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[{"address":"National History Museum","media":[{"type":"img","metadata":{"width":1000,"height":391},"content":"https://firebasestorage.googleapis.com/v0/b/freeguides-prod.appspot.com/o/assets%2Ftours%2FUVrqbZ8arr30133SKaQX%2FNational-History-Museum-Lahore.jpg?alt=media&token=91ab96ac-f999-4101-8140-f49637a31fc0","version":1},{"content":"Pakistan’s first National History Museum, established in Greater Park, digitally presents all aspects of Pakistan’s history. The museum celebrates and preserves Pakistan’s ideology and its struggle for Independence. One part of the museum shares tales from the War of Independence and the first few years of the newborn state, while the digital walls and several other sections of the museum depict the Pakistan Movement and its inception. The museum also highlights life after Pakistan’s inception, including the condition of government offices, important aircrafts belonging to the Pakistan Army, and the first train that carried people to Lahore after partition. Virtual reality, holograms, interactive screens, and 3D cinemas result in an immersive experience that takes visitors through the history of our ancestors. The semi-circle structure also contains a gift shop, a Heroes’ gallery, and an amphitheatre. It remains open from Tuesday to Sunday and the timings are 10 a.m to 4:30 p.m. The ticket price ranges from PKR 50 to PKR 250.","type":"text"},{"metadata":{"width":1920,"height":1080},"content":"https://firebasestorage.googleapis.com/v0/b/freeguides-prod.appspot.com/o/assets%2Ftours%2FUVrqbZ8arr30133SKaQX%2FNational%20History%20Museum%20-%20Lahore.mp4?alt=media&token=e3fabaff-b52d-4620-a178-2b1e975915c8","type":"video"}],"location":{"longitudeDelta":0.14321712068773834,"longitude":74.31171029999999,"latitudeDelta":0.09219986310369421,"latitude":31.594979309767695}},{"media":[{"type":"img","content":"https://firebasestorage.googleapis.com/v0/b/freeguides-prod.appspot.com/o/assets%2Ftours%2FUVrqbZ8arr30133SKaQX%2FMinar_e_Pakistan_2021.jpg?alt=media&token=dadfa775-c625-4ced-bf0c-2c466f4676ec","version":1,"metadata":{"width":1000,"height":1334}},{"content":"Standing tall and proud in the midst of Old Lahore, Minar-E-Pakistan is a constant reminder of the tiresome journey of independence. It was built to commemorate the Pakistan Resolution (Lahore Resolution) which was passed in All India Muslim League session on 22-24 March 1940 held at the Minto Park now known as the Greater Iqbal Park.\n\nThe resolution passed by the only Muslim Political Party of the sub-continent demanded a separate homeland for the Muslims of the subcontinent. The vision of the Great Iqbal was finally coming to life who claimed in 1930 in Allahabad “India is a continent of human groups, belonging to different races, speaking different languages, and professing different religions. Personally, I would like to see the Punjab, North-West Frontier Provinces (NWFP), Sindh and Balochistan amalgamated into a single state.\n\nSELF-GOVERNMENT WITHIN THE BRITISH EMPIRE, OR WITHOUT THE BRITISH EMPIRE, THE FORMATION OF A CONSOLIDATED NORTH-WEST INDIAN MUSLIM STATE APPEARS TO ME TO BE THE FINAL DESTINY OF THE MUSLIMS, AT LEAST OF NORTH-WEST INDIA.” THIS RESOLUTION PUT THE WORDS OF IQBAL IN PRACTICAL EFFECT. IT DID SO IN THE FOLLOWING WORDS “THE AREAS IN WHICH THE MUSLIMS ARE NUMERICALLY IN A MAJORITY AS IN THE NORTH-WESTERN AND EASTERN ZONES OF INDIA, SHOULD BE GROUPED TO CONSTITUTE ‘INDEPENDENT STATES’ IN WHICH THE CONSTITUENT UNITS SHALL BE AUTONOMOUS AND SOVEREIGN.\n\nThis resolution was the beginning of a new journey for all the Muslims of the subcontinent and a turning point in their lives as they finally got their own sovereign homeland in 1947 on 14th August.\n\n# Architecture of Minar-e-Pakistan\n\nMinar-e-Pakistan, a blend of Mughal and modern architecture is a design of Nasreddin Murat-Khan, a Russian born Pakistan Architect. He was also assisted by Abdur Rehman Khan Niazi. The construction of Minar-E-Pakistan started on 23rd March 1960 and took a total of eight years to be completed with a cost of somewhere between 5-7 Lacs. The funds were collected by imposing an additional tax on cinemas and horse racing.\n\nThe 70m tall building offers a spectacular view of the colourful city of Lahore and the astounding Badshahi Masjid. For those who can’t take the challenge of climbing 324 stairs, there is an elevator to see the picturesque view. The four platforms are a depiction of the struggle that the Muslims went through to get their homeland. They are made with four different stones Taxila stones, hammer-dressed stones, chiselled stones and white marble.\n\nMinar-E-Pakistan blooms with history as it is also the resting place of the writer of the national anthem of Pakistan Hafeez Jalandhari. It is not a mere monument which is a symbol of the Pakistan Resolution but the base of Minar-E-Pakistan reflects the religious and political sentiments of the whole nation as it has many Quranic verses, national anthem and speeches of both Quaid-e-Azam and Allama Iqbal and the resolution of Pakistan written in Arabic, Urdu, English and Bengali on white marbles.\n\nTen white marble slabs of 7/2 feet have the 99 names of Allah written on it and the entrance says Allah O Akbar showing the close affiliation that the people of this country have with their religion. Eight newly installed marble fountains on the main access add to the beauty of the memorial, emitting watery rainbows with the help of multicoloured lights.\n\nAccording to a professor, Mazhar Moeen of Punjab University the onion-shaped dome and pinnacle at the top are a representation of the Mughals in the south and a reminder to the onlookers that the Islamic Republic of Pakistan exists under the shadow of Allah Almighty. It presents the country as a place of peace and harmony. It glorifies Islam and boasts the sovereignty of Allah while also celebrating the political figures of the country who led the nation to where they are today.\n\nMinar-e-Pakistan is now surrounded by the Greater Iqbal Park which is a major tourist attraction in the city. It has an artificial lake and some very versatile and high-end restaurants serving the best quality of desi food to its visitors along with some exceptional live singing. The park has a walking track and is always full of people ready to explore the history of Lahore from a new perspective.\n\nEven today Minar-E-Pakistan stands as a link between the forefathers of the country and its youth and stands as a symbol of determination, achievement, strength and the power of standing up against tyrants with the hope of achieving the impossible. It has still not lost its political and strategical importance as many political rallies are still held here by different political parties attracting a large number of people every time.","type":"text"},{"content":"https://firebasestorage.googleapis.com/v0/b/freeguides-prod.appspot.com/o/assets%2Ftours%2FUVrqbZ8arr30133SKaQX%2FLAHORE%20DRONE%20VIDEO%20MINAR%20E%20PAKISTAN.mp4?alt=media&token=21c4a9b9-6e39-4e22-b922-bbfe6a2abfcb","type":"video","metadata":{"height":1080,"width":1920}}],"address":"Minar-e-Pakistan","location":{"latitude":31.592818409766856,"longitude":74.3090937,"latitudeDelta":0.09219986310369421,"longitudeDelta":0.14321712068773834}},{"location":{"latitude":31.5879483915045,"longitude":74.31147375,"longitudeDelta":0.14321712068773834,"latitudeDelta":0.09219986310369421},"media":[{"content":"https://firebasestorage.googleapis.com/v0/b/freeguides-prod.appspot.com/o/assets%2Ftours%2FUVrqbZ8arr30133SKaQX%2FTMcC0XShYzoIhzNmFLsSLEKyLntR3geiRSQDFWRi.jpeg?alt=media&token=a586a53e-cfba-42d8-8daa-01f6d3de5e98","metadata":{"height":640,"width":1000},"version":1,"type":"img"},{"content":"# History of Badshahi Mosque\nThe construction of the mosque was started in 1671 under the prosperous and blooming dominion of the sixth Mughal Emperor Muhi-ud-Din Muhammad commonly known by the name of Aurangzeb. The Badshahi Mosque took only two years to be completed under the supervision of Fida’i Khan Koka who was Mughal Emperor Aurangzeb’s brother-in-law and the governor of Lahore. The mosque is heavily influenced by the Persian architectural style and Aurangzeb specifically followed the style of Shah Jehan’s Jama Masjid in Delhi. The common trait of both mosques is the red sandstone with white marble inlay. The entrance of the mosque further exudes its nobility and elegance.\n\nThe Badshahi Mosque full name \"Masjid Abul Zafar Muhy-ud-Din Mohammad Alamgir Badshah Ghazi\" is written in inlaid marble above the vaulted entrance. The glorious gate itself is very interesting as it contains several chambers that are not accessible by the general public, interestingly enough one of the rooms is said to contain the hairs of Prophet Muhammad (SAW) and that of his son-in-law Ali. This is also considered to be one of the reasons for its construction.\n\nAs you pass through the entrance you set foot in an expansive sandstone paved courtyard spreading over an area of 276,000 square feet which can accommodate up to 100,000 worshippers. The prayer chamber has a focal angled niche with five niches flanking it which is around 33% the size of the focal niche. The mosque has three marble vaults, the biggest of which is situated in the middle point of the mosque, and which is flanked by two smaller arches.\n","type":"text"},{"content":"# Architecture of Badshahi Mosque\n\nThe Badshahi Mosque is a display of the great taste and boldness of the emperor at that time, both the interior and exterior are very uniquely crafted. The rich embellishment in stucco tracery (Manbatkari) and paneling with a fresco touch enhance the interior of the mosque and stone carvings along with marble inlay on red sandstone, especially of loti form motifs in bold relief, beautifies the exterior. Four octagonal three-story minarets of 196 feet are found at the four corners of the mosque that are topped by a marble canopy.\n\nWhen illuminated in the evening the Badshahi Mosque offers a view that you can never miss! Especially now when this can be experienced while enjoying some quality food in the new food street offering a picturesque and stunning view of the mosque. As Pakistan became the top tourist destination of 2020 according to the Conde Nast traveler the country’s only attraction isn’t its astonishing mountain ranges but the historical city of Lahore promises to provide a world-class experience into the Mughal era, it precisely said:\n\nIN LAHORE, THE SIGHT OF 100,000 WORSHIPPERS CRAMMED INTO THE SANDSTONE 17TH-CENTURY BADSHAHI MOSQUE WILL LEAVE YOU BREATHLESS, WHILE MUGHAL-ERA ARCHITECTURAL MASTERPIECES STAND RESPLENDENT ON BUSTLING STREET CORNERS.\n\nDiving into the history of the Badshahi Mosque a little more the real question that needs to be answered is why it was constructed. Some historical accounts have told us that the mosque was built in 1671 to commemorate the military campaigns of Aurangzeb against the Maratha King Chhatrapati Shivaji. Many have also been known to say that the purpose was to protect the hair of the Last Prophet (PBUH). Another unbeknown fact about the Masjid is that it was the reason that the river Ravi’s bed changed. The mosque is constructed just a few meters away from the Lahore Fort.\n\nAs the river was flowing nearby it was constructed at an elevated platform to protect it from any kind of flooding. Historical reports have said that Emperor Aurangzeb ordered some barriers to be put in the river in order to keep the water away from the mosque and prevent it from the damage the intricate interior and exterior of the mosque. So over the course of time, the river changed its path.\n\nWhen you visit the Badshahi Mosque you will get to see more than just an area of prayer the place is filled with spots and nowadays a lot of bride and grooms too as many people follow the religious practice of having their Nikkah (the contract of marriage in Islam) in the Masjid. The Hazuri Bagh and the mosque will provide an experience that is unforgettable!\n\nThe Alamgiri Gate of Lahore Fort, Hazuri Bagh Baradar, Samadhi of Maharaja Ranjit Singh, and Mughal era original Roshnai Gate, Tomb of Allama Iqbal, British era Roshnai Gate and tomb of Sir Sikandar Hayat Khan are all enclosed in the same area as Badshahi Mosque, guaranteeing an experience like no other.\n\nThe Samadhi of Maharaja Ranjit Singh is an example of the religious harmony that exists in this city full of culture and history. Visiting this one place can provide an exceptional tour down the memory lane like no other, where you will see peace, harmony and art, love, and wonderful architecture all combined in one area.","type":"text"},{"type":"video","content":"https://firebasestorage.googleapis.com/v0/b/freeguides-prod.appspot.com/o/assets%2Ftours%2FUVrqbZ8arr30133SKaQX%2FBadshahi%20Mosque%20Drone%20Shot%204K.mp4?alt=media&token=8f8d1a8d-6624-4a0c-8a2d-ebb077b3feb4","metadata":{"height":1080,"width":1920}}],"address":"Badshahi Mosque"},{"address":"Sheesh Mahal","location":{"longitude":74.31316794759414,"longitudeDelta":0.14321712068773834,"latitude":31.589745250933706,"latitudeDelta":0.09219986310369421},"media":[{"metadata":{"width":1000,"height":669},"content":"https://firebasestorage.googleapis.com/v0/b/freeguides-prod.appspot.com/o/assets%2Ftours%2FUVrqbZ8arr30133SKaQX%2F5768636809_c3c0e2fc2e_b.jpg?alt=media&token=28042220-4508-4636-8a10-09f34000024f","version":1,"type":"img"},{"content":"Sheesh Mahal (Mirror Fort) is known for its beauty. It is embellished with countless mirrors, and they reflect the beauty of the fort!","type":"text"},{"content":"https://firebasestorage.googleapis.com/v0/b/freeguides-prod.appspot.com/o/assets%2Ftours%2FUVrqbZ8arr30133SKaQX%2F%23Sheesh%20%23Mahal%20%23Lahore.mp4?alt=media&token=86154777-c8be-4aca-95e7-bcc0683a0b66","metadata":{"height":720,"width":1280},"type":"video"}]},{"media":[{"type":"img","metadata":{"height":800,"width":800},"version":1,"content":"https://firebasestorage.googleapis.com/v0/b/freeguides-prod.appspot.com/o/assets%2Ftours%2FUVrqbZ8arr30133SKaQX%2F1-10.jpg?alt=media&token=df3dc0da-0b01-450c-bbe4-346e784a0d0d"},{"version":1,"metadata":{"height":800,"width":800},"type":"img","content":"https://firebasestorage.googleapis.com/v0/b/freeguides-prod.appspot.com/o/assets%2Ftours%2FUVrqbZ8arr30133SKaQX%2F2-10.jpg?alt=media&token=b691b53e-00de-4327-a2b7-b7f99060f41a"},{"type":"text","content":"Perhaps one of the most notable and famous forts of the Mughal era stands in the historical city of Lahore. Lahore Fort also known as Shahi Qila is one of the oldest forts of the subcontinent yet one of the most majestic of all of them. This architectural masterpiece contains twenty-one monuments which date back to Emperor Akbar and was consistently modified and rebuilt during the seventeenth century by featured both Hindu and Islamic architectural ideas. However, this fort was present during the eleventh century but recorded as a mud fort. Today at the northern end of Lahore’s walled city stands the mighty Shahi Qila with all its splendour and opulence.\n\n# History of Lahore Fort\n\nLahore Fort was modified not only during the reign of the Mughals but before them when the Mongols attacked and destroyed the mud fort in 1241 Sultan Balban of the Mamluk dynasty rebuilt the entire fort however it was destroyed again by the invading forces of Timur only to be rebuilt by Mubarak Shah Sayid. It was finally captured by the Mughal emperor Babur and remained under the Mughal control until the Sikhs and British.\n\nDuring the reign of Akbar, the Lahore Fort was restructured and much of what we see now is of that era. Jahangir’s reign saw the construction forts colossal picture wall, it featured Kala Burj pavilion which had paintings of angels and of Jesus and Madonna. Mariyam Zamani mosque was built adjacent to forts eastern wall and served as a place for Friday prayers. Shah Jehan's reign perhaps saw the addition of one of the most iconic mahals and pavilions. The most famous of which is sheesh mahal and naulakha pavilion these form what is called the Shah Burj.\n\nSince Persian style architecture was favoured in the Emperors time Diwan-I-Aam was constructed in the style of Chehel Sotoun a 40 pillar public hall. One of the most iconic gates of the Lahore Fort was constructed by Emperor Aurangzeb, the prodigious Alamgiri gate faces the famous Badshahi mosque and opens into the beautiful Hazoori garden. This gate symbolizes the power and might of the Mughal emperors and was also featured on Pakistan’s currency.\n\nWhen the army of Ranjit Singh captured the fort in 1799 from Bhangi Misl he repurposed several places of the Lahore Fort for their own use, for example, the Moti Masjid was converted into a gurdwara a “three doored pavilion” was added to the Lahore Fort and the forts Naag temple was also added during this reign. The famous Diwan-i-Aam was destroyed when Ranjit Singh's son Sher Singh bombarded the hall in his fight against Chand Kaur.\n\nThe magnificence and grandeur of Shahi Qila is not hidden in words but the overall experience of visiting the place. Walking up the giant elephant stairs which were used by the royal’s right next to picture wall we reach the shimmering Sheesh Mahal or the Palace of mirrors this one of a kind mahal is unique and no one has ever been able to replicate it.\n\nTill date, no one has been able to understand how the mahal was constructed and what material was used as a mirror. Not only was this mahal unique but the love story surrounding it was also one of a kind. Shah Jehan ordered its construction for his beloved wife Mumtaz mahal however before she could see it completed she died and consequently Shah Jehan ordered the construction of Taj mahal. Not only is the mahal immensely beautiful but the surrounding view of river Ravi was splendid. As one historian says\n\nTHIS NOVEL PALACE OF LOVE CAN SHINE AND FORM A GALAXY OF LIGHT WITH JUST ONE CANDLE IN THE NIGHT.\n\nNaulakha Pavilion is another tourist attraction due to the pietra dura work done on it. The name of this pavilion comes from the exorbitant amount of money (9lakh rupees) spent on it. The designs and frescoes made contained precious stones like jade, agate, and goldstone. Out of all the mahals created by Shah Jehan, Naulakha was his favourite because of the stunning views that it had of river Ravi.\n\nLahore fort is one the most remarkable monuments of Mughal history it symbolized there might and opulence not only is it one it's kind it has structures and pavilions which attract tourist from the around the world."},{"content":"It is said that a whole day would not be near enough to fully explore the fort!","type":"text"},{"type":"video","metadata":{"height":1080,"width":1920},"content":"https://firebasestorage.googleapis.com/v0/b/freeguides-prod.appspot.com/o/assets%2Ftours%2FUVrqbZ8arr30133SKaQX%2FLahore%20Fort-%20Dji-%20drone%20video%20-Hazori%20bagh-mavic%20air%202.mp4?alt=media&token=57c08229-db47-43f7-a6d6-5d658e018cad"}],"address":"Lahore Fort","location":{"longitudeDelta":0.14321712068773834,"longitude":74.31400404999997,"latitude":31.58881310976535,"latitudeDelta":0.09219986310369421}}]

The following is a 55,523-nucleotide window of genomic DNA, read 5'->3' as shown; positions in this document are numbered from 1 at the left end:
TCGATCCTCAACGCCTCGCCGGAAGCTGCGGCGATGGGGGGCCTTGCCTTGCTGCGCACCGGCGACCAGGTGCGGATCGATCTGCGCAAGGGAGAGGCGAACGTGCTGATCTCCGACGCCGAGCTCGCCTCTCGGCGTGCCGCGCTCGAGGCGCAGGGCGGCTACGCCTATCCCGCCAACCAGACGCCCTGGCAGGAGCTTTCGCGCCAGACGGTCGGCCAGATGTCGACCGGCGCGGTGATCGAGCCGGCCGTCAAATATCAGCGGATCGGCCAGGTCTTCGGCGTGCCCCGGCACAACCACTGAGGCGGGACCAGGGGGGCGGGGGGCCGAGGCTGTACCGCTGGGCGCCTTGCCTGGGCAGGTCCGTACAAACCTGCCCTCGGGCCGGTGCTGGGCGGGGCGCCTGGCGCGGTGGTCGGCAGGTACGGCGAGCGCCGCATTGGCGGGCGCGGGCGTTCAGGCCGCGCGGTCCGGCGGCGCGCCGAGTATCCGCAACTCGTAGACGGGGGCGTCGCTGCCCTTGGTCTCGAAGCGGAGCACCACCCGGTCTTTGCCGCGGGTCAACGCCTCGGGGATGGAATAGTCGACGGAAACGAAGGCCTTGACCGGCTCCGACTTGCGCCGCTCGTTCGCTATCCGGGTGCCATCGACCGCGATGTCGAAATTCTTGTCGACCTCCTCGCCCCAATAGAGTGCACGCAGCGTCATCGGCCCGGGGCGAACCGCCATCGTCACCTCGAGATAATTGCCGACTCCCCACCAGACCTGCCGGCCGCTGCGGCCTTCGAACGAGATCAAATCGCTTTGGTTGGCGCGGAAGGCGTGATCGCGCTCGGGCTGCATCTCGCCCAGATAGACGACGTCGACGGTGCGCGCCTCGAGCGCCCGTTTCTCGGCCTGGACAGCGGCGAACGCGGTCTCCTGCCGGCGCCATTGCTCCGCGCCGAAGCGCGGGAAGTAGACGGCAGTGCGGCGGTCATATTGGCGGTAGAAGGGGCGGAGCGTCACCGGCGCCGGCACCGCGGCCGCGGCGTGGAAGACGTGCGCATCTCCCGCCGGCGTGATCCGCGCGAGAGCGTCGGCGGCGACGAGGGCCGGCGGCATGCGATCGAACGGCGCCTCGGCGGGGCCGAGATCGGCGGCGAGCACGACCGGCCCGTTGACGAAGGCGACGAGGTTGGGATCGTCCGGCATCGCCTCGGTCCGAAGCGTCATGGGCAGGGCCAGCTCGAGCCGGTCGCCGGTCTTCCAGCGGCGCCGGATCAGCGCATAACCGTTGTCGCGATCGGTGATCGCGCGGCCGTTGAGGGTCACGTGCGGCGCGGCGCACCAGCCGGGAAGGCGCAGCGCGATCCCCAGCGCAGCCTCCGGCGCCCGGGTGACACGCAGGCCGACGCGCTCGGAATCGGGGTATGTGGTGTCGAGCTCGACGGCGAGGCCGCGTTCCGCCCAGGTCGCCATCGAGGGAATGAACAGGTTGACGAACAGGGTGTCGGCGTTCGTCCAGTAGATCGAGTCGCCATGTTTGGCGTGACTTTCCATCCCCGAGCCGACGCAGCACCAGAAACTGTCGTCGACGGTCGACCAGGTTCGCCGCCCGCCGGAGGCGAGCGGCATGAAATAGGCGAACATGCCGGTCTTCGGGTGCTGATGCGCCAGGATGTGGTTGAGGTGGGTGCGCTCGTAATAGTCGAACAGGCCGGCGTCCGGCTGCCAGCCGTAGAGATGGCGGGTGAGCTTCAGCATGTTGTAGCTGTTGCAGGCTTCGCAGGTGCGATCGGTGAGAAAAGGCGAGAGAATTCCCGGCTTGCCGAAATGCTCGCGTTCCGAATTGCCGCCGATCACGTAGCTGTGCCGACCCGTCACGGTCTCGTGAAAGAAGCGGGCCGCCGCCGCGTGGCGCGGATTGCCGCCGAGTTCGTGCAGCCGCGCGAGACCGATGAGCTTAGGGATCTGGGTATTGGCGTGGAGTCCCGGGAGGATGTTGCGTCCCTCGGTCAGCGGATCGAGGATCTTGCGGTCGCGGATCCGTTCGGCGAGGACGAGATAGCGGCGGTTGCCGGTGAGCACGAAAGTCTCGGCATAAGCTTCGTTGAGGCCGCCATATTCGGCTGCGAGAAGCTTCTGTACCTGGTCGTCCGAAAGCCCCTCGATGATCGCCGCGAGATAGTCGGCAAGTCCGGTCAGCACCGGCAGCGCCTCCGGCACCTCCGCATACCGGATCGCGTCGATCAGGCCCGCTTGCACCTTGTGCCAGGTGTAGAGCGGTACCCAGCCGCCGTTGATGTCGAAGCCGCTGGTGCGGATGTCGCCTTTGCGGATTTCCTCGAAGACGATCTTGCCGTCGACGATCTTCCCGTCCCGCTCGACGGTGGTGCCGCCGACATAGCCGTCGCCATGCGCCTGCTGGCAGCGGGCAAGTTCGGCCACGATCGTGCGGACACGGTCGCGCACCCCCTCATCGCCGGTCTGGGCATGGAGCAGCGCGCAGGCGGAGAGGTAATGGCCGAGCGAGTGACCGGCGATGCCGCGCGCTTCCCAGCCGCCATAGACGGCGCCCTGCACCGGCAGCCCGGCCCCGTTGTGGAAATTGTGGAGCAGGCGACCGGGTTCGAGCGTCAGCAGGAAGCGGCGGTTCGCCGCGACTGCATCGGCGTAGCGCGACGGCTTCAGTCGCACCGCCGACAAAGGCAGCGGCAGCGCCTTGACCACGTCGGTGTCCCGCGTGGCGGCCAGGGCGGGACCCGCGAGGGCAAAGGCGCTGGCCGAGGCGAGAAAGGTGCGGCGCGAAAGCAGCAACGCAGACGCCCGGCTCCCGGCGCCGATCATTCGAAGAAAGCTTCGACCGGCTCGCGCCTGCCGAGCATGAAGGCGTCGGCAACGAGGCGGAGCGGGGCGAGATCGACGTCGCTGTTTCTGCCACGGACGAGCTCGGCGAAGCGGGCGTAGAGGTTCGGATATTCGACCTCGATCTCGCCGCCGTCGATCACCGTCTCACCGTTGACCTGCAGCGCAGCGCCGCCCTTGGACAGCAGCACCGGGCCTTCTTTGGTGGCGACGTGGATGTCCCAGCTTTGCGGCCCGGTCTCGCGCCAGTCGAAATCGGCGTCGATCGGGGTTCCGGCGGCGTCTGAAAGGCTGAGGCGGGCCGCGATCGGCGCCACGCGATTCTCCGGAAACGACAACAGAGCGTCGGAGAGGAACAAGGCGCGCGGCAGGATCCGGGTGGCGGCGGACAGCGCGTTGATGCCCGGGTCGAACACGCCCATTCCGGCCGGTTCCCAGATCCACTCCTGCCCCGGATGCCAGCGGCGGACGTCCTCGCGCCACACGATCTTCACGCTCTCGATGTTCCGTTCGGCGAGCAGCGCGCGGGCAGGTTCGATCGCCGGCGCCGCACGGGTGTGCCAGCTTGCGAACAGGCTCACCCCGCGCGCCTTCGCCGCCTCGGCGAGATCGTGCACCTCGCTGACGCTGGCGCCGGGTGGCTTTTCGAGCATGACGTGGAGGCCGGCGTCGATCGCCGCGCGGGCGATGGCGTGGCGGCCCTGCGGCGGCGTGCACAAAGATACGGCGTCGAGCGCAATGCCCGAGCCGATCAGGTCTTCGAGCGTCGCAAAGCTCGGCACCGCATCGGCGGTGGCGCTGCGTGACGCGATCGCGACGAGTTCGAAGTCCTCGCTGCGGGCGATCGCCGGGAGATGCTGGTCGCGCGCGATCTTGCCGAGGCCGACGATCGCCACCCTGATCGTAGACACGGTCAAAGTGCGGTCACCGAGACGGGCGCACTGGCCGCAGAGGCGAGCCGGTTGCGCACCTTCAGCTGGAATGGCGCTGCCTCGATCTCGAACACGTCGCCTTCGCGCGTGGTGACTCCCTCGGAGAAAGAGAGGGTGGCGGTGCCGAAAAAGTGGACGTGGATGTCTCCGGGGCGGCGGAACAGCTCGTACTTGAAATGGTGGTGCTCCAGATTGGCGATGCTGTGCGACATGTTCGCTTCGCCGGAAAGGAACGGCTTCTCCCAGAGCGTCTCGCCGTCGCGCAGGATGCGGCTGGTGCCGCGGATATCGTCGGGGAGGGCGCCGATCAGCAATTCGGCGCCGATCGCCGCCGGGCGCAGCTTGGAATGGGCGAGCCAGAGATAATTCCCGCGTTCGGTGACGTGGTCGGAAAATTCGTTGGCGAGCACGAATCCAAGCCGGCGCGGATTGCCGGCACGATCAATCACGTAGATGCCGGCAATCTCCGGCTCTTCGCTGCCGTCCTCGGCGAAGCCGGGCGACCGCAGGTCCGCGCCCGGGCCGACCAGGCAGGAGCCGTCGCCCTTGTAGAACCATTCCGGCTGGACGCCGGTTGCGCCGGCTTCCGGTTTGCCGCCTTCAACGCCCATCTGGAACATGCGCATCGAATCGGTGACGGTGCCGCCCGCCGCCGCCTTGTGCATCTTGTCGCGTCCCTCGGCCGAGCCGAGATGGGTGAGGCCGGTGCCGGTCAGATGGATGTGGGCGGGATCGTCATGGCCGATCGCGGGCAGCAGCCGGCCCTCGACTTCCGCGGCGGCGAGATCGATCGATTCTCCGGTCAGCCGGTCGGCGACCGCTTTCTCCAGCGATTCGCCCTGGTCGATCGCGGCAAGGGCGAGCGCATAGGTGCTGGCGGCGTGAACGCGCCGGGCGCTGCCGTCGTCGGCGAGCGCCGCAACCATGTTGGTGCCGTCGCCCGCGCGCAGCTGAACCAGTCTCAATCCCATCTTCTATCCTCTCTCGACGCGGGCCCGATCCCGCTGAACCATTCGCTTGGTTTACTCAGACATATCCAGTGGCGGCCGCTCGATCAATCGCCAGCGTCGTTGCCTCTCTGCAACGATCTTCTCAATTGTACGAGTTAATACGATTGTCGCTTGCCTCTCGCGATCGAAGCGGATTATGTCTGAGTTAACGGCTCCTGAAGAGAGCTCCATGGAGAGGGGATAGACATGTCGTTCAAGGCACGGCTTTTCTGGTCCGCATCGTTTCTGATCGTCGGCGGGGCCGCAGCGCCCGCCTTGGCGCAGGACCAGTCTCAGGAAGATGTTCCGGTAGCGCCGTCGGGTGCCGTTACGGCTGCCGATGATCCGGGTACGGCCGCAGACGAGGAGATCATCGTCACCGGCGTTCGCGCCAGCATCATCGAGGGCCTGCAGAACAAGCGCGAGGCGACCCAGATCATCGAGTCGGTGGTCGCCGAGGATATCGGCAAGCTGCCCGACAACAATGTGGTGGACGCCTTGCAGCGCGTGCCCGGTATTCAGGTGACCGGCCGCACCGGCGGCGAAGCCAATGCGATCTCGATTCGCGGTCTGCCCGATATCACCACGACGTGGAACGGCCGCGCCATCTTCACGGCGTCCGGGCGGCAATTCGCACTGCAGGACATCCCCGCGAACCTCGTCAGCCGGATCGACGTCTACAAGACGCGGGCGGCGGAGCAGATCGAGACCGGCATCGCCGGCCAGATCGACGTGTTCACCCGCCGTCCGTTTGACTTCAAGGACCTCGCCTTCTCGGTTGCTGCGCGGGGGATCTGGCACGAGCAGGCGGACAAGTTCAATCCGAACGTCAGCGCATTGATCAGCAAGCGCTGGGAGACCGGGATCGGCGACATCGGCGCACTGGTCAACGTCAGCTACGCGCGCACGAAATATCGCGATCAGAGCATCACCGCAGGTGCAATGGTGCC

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Muqaddam Ali
Pakistan

Hi, my name is Muqaddam, I am a local traveller who loves to travel. I have been to many places and have experienced different cultures. I love to learn about new things and meet new people. Not only that, but I am also a very adventurous person and I love to explore new places.

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Muqaddam Ali
Pakistan

Hi, my name is Muqaddam, I am a local traveller who loves to travel. I have been to many places and have experienced different cultures. I love to learn about new things and meet new people. Not only that, but I am also a very adventurous person and I love to explore new places.